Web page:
I confess to have plagiarized the skeleton for this day in history from another site called “www.brainyhistory.com”, although there’s honestly nothing so very brainy about this particular list—see the lack of historically important or even relevant events for most of the 20th century.   However, it seemed like as good a source as any and I have added my own comments where appropriate, so there is “value added” here.  However, I think the list of events in itself is notable: for most of the 20th century, the only events recorded occurred in the entertainment and sports arenas.  Real historical events are largely absent from the 20th century record, although a few start being listed in the 19th century.   In Aldous Huxley’s Brave New World, a mindless addiction to sports, entertainment, and film entertainment (including television), together with free love (consequence and even emotion-free) sex plus constantly piped music in public places, were all integral and indispensable elements and aspects of the world- governmental plan, together with drugs, to keep a zombified and mostly uneducated population completely under control and docile.   In Edward Gibbons’ Decline and Fall of the Roman Empire, the historian has a throw-away comment which has become popularized about how the empire entertained and controlled the masses with “bread and circuses”.  It is hard not to feel that there are certain parallels and genuine structural-functional kinship between the socio-political reality of 2nd-3rd century Rome and the modern worldwide “Pax Americana”. The average American can name more sports and movie stars than senators or representatives, and nobody seems happier with this situation than sports and movie stars AND senators and representatives, the latter largely operating behind the scenes occupied by the more flamboyant social and sex lives of the former.   If people think too much, they become dissatisfied, so play music constantly, blast television constantly, and make sure that there is little or no political or philosophical content to either.  That is how you keep a good, quiet, unfree but not unhappy population…..

2010 Gordon Brown, United Kingdom’s Prime Minister, gives evidence to the Iraq Inquiry
1997 Tommy Lasorda, Nellie Fox and Willie Wells for Hall of Fame
1996 Earl Weaver and Jim Bunning, elected to Hall of Fame
1995 21st People’s Choice Awards: Tim Allen wins
1995 Estonia Centrumlinkse Coalition party wins parliamentary election
1995 Graves of czar Nicholas and family found in St. Petersburg
1995 Marc Velzeboer skates world record 3 km short track (5:00.26)
1994 Dottie Mochrie wins Chrysler-Plymouth Tournament of Golf Championship
1994 Largest milkshake (1,955 gallons of chocolate-Nelspruit South Africa)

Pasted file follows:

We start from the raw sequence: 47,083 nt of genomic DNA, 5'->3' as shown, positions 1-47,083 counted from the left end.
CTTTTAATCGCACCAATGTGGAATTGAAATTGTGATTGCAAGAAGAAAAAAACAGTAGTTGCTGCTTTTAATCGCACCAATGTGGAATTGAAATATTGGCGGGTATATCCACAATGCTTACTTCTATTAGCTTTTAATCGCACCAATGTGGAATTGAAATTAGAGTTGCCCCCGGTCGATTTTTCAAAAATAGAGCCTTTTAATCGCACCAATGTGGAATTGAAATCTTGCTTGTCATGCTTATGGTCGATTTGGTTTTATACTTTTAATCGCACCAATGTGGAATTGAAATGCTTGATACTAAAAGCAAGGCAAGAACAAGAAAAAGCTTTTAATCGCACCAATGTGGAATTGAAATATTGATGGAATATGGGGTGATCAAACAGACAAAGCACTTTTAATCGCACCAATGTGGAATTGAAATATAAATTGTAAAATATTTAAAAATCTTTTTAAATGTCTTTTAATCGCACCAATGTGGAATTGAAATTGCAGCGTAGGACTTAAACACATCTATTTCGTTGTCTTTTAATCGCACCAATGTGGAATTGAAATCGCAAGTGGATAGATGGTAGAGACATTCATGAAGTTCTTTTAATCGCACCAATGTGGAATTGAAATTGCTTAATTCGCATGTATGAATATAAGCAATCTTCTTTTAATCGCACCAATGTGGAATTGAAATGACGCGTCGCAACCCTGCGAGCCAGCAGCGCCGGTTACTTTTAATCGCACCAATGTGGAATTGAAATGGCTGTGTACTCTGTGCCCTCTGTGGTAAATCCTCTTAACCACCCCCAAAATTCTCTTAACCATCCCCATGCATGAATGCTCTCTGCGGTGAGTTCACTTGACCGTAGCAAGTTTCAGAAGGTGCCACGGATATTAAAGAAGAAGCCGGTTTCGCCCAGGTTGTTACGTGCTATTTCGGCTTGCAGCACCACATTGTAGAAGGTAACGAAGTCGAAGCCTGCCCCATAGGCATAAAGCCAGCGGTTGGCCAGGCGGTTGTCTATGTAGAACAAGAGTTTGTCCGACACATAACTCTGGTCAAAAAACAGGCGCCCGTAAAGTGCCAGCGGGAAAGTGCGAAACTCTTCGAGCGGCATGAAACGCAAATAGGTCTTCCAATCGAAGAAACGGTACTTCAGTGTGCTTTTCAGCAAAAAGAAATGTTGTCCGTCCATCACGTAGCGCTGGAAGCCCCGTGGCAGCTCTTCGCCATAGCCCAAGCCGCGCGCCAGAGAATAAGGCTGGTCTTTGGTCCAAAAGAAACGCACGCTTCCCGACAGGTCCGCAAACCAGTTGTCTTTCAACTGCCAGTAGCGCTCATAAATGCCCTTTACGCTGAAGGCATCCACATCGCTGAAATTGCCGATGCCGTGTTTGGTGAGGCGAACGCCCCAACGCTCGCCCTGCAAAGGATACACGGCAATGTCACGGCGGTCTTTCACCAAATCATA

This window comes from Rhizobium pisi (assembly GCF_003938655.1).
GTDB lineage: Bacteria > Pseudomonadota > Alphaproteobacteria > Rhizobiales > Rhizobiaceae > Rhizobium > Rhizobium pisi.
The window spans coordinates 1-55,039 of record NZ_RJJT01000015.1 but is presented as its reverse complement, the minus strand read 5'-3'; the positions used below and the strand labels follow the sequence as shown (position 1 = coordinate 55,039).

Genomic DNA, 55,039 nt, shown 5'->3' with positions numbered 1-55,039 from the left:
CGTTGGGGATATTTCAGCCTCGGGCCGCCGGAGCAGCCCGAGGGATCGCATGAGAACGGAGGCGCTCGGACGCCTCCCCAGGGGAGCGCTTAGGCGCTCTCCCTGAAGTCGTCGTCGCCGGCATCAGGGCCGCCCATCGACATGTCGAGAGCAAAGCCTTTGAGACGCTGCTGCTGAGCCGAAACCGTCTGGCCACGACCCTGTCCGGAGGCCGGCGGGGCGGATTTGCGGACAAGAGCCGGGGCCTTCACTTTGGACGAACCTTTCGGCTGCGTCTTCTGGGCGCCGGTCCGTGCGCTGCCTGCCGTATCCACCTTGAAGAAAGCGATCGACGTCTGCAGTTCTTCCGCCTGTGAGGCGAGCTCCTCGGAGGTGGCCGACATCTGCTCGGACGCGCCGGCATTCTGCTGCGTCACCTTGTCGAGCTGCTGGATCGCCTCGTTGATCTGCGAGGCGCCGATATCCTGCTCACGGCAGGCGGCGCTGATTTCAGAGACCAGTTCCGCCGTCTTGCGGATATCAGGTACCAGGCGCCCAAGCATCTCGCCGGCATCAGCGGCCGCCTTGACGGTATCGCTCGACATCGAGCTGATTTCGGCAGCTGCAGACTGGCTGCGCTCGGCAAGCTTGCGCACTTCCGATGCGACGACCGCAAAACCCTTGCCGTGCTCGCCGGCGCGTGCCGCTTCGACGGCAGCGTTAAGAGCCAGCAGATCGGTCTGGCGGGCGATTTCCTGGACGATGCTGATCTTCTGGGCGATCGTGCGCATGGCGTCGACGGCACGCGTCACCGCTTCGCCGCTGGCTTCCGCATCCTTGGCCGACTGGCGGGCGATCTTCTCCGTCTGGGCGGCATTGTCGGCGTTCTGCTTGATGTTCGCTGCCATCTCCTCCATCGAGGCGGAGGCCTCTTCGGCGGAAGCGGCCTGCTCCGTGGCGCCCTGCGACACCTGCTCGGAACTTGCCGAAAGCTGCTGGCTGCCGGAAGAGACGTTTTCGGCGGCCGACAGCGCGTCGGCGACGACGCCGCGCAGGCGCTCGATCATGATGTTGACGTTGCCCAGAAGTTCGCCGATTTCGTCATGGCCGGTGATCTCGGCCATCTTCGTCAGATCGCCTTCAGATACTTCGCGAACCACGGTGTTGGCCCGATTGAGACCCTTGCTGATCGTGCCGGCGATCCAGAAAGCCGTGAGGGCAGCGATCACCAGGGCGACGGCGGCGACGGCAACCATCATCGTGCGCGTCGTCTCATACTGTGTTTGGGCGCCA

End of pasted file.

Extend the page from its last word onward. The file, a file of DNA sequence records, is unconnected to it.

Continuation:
1994 PBA National Championship won by David Traber
1994 Singer Grace Slick arrested for pointing a gun at a cop
1993 Boston Celtic Larry Bird undergoes backfusion surgery
1993 Fokker 100 crashes at Skopje Macedonia, 81 die
1993 Former Washington D.C. Mayor Marion Barry divorces his wife Effi
1993 Marlins beat Astros 12-8 in their 1st spring training game
1992 Ethic committee votes to reveal congressmen who bounced checks
1991 Iraq repealed its annexation of Kuwait
1991 Reggie Miller (Indiana) begins NBA free throw streak of 52 games
1989 19th Easter Seal Telethon raises $37,002,000
1989 Blains McCallister wins Honda Golf Classic shooting 266
1989 Elly Verhulst runs world record 3000 m indoor (8:33.82)
1986 “Today” tabloid launched (Britain’s 1st national color newspaper)
1985 New York Islander Mike Bossy is 1st to score 50 goals in 8 straight seasons
1984 Supreme Court (5-4): city may use public money for Nativity scene
1984 U.S. accuse Iraq of using poison gas
1983 Bob Hawke (Labour) defeats Australian Prime Minister Malcolm Fraser (Cons)
1983 NSW beat Western Australia by 54 runs to win Sheffield Shield
1982 Gaylord Perry (with 297 wins) signs with Seattle Mariners
1982 Russian spacecraft Venera 14 lands and sends back data from Venus
1981 “Bring Back Birdie” opens at Martin Beck Theater New York City for 4 performances
1981 Ice Dance Championship at Hartford won by Jayne Torvill and C Dean (GRB)
1981 Ice Pairs Champ at Hartford won by Irina Vorobieva and I Lisovski (URS)
1981 Men’s Figure Skating Champions in Hartford won by Scott Hamilton (USA)
1981 U.S. government grants Atlanta $1 million to search for black boy murderer
1980 Earth satellites record gamma rays from remnants of supernova N-49
1979 Voyager I’s closest approach to Jupiter (172,000 miles)
1978 “Hello, Dolly!” opens at Lunt-Fontanne Theater New York City for 152 performances
1978 Landsat 3 launched from Vandenberg AFB, California
1976 British pounds falls below $2 for 1st time
1974 “Candide” opens at Broadway Theater New York City for 740 performances